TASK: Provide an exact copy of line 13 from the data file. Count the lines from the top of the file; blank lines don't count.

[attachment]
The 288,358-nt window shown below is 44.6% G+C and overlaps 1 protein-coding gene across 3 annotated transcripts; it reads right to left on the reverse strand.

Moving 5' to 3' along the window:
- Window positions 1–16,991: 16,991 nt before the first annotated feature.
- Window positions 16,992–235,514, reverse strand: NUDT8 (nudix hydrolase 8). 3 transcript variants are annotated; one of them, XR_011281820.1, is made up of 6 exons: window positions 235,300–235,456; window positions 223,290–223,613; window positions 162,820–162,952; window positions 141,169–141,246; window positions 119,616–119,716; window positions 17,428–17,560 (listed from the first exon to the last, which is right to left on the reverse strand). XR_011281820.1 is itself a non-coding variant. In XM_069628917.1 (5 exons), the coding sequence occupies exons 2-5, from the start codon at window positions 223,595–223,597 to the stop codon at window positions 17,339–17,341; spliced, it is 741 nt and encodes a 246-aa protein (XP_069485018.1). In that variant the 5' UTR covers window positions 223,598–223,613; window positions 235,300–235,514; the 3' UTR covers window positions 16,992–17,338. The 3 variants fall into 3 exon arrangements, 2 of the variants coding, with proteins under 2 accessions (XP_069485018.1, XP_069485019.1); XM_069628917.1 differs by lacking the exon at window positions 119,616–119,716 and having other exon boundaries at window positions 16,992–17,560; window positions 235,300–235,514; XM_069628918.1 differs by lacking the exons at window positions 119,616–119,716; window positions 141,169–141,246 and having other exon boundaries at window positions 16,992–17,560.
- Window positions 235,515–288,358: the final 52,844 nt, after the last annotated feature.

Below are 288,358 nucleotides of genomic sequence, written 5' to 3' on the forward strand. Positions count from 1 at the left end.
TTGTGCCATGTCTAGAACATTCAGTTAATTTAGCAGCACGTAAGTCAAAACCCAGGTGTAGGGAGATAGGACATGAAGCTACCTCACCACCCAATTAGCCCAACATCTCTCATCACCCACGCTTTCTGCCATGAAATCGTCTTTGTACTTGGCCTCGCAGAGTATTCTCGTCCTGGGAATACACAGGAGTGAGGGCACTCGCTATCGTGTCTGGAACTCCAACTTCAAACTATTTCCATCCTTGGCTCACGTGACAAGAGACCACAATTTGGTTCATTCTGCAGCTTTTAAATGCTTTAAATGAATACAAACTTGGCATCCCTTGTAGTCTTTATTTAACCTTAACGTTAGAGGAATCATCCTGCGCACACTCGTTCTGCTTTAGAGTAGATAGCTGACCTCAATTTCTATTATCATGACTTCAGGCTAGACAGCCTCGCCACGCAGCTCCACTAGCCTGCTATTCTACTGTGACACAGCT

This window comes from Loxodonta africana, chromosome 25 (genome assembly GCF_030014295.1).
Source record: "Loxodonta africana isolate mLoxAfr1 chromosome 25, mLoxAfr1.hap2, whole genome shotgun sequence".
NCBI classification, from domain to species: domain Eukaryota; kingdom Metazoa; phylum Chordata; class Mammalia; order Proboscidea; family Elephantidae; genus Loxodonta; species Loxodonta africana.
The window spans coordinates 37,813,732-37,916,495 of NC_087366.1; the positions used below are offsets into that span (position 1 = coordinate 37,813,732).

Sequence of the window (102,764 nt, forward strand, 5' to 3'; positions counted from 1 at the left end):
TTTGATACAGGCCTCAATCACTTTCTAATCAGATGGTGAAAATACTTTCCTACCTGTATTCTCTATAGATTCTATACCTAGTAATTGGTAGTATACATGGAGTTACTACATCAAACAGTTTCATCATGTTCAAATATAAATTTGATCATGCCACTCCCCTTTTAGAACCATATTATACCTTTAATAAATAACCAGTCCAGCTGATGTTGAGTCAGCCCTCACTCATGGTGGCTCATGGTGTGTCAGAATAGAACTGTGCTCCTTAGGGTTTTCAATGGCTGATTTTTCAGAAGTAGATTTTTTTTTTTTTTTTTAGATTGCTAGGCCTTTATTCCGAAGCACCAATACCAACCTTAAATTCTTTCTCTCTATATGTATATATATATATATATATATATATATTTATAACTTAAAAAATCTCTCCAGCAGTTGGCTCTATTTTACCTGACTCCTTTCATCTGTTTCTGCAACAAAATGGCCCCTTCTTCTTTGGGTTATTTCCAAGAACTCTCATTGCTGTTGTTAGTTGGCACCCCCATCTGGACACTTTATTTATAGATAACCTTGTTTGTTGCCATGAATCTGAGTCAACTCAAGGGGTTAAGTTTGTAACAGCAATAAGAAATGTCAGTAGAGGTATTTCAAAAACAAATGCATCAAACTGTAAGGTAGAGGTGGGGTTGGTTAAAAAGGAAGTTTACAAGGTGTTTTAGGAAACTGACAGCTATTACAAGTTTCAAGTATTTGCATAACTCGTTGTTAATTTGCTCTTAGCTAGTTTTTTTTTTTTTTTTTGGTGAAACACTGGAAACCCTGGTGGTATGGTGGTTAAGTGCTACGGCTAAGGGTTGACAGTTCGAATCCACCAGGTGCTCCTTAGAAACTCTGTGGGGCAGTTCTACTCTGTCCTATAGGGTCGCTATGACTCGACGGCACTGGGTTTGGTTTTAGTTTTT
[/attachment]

TTTGATACAGGCCTCAATCACTTTCTAATCAGATGGTGAAAATACTTTCCTACCTGTATTCTCTATAGATTCTATACCTAGTAATTGGTAGTATACATGGAGTTACTACATCAAACAGTTTCATCATGTTCAAATATAAATTTGATCATGCCACTCCCCTTTTAGAACCATATTATACCTTTAATAAATAACCAGTCCAGCTGATGTTGAGTCAGCCCTCACTCATGGTGGCTCATGGTGTGTCAGAATAGAACTGTGCTCCTTAGGGTTTTCAATGGCTGATTTTTCAGAAGTAGATTTTTTTTTTTTTTTTTAGATTGCTAGGCCTTTATTCCGAAGCACCAATACCAACCTTAAATTCTTTCTCTCTATATGTATATATATATATATATATATATATATTTATAACTTAAAAAATCTCTCCAGCAGTTGGCTCTATTTTACCTGACTCCTTTCATCTGTTTCTGCAACAAAATGGCCCCTTCTTCTTTGGGTTATTTCCAAGAACTCTCATTGCTGTTGTTAGTTGGCACCCCCATCTGGACACTTTATTTATAGATAACCTTGTTTGTTGCCATGAATCTGAGTCAACTCAAGGGGTTAAGTTTGTAACAGCAATAAGAAATGTCAGTAGAGGTATTTCAAAAACAAATGCATCAAACTGTAAGGTAGAGGTGGGGTTGGTTAAAAAGGAAGTTTACAAGGTGTTTTAGGAAACTGACAGCTATTACAAGTTTCAAGTATTTGCATAACTCGTTGTTAATTTGCTCTTAGCTAGTTTTTTTTTTTTTTTTTGGTGAAACACTGGAAACCCTGGTGGTATGGTGGTTAAGTGCTACGGCTAAGGGTTGACAGTTCGAATCCACCAGGTGCTCCTTAGAAACTCTGTGGGGCAGTTCTACTCTGTCCTATAGGGTCGCTATGACTCGACGGCACTGGGTTTGGTTTTAGTTTTT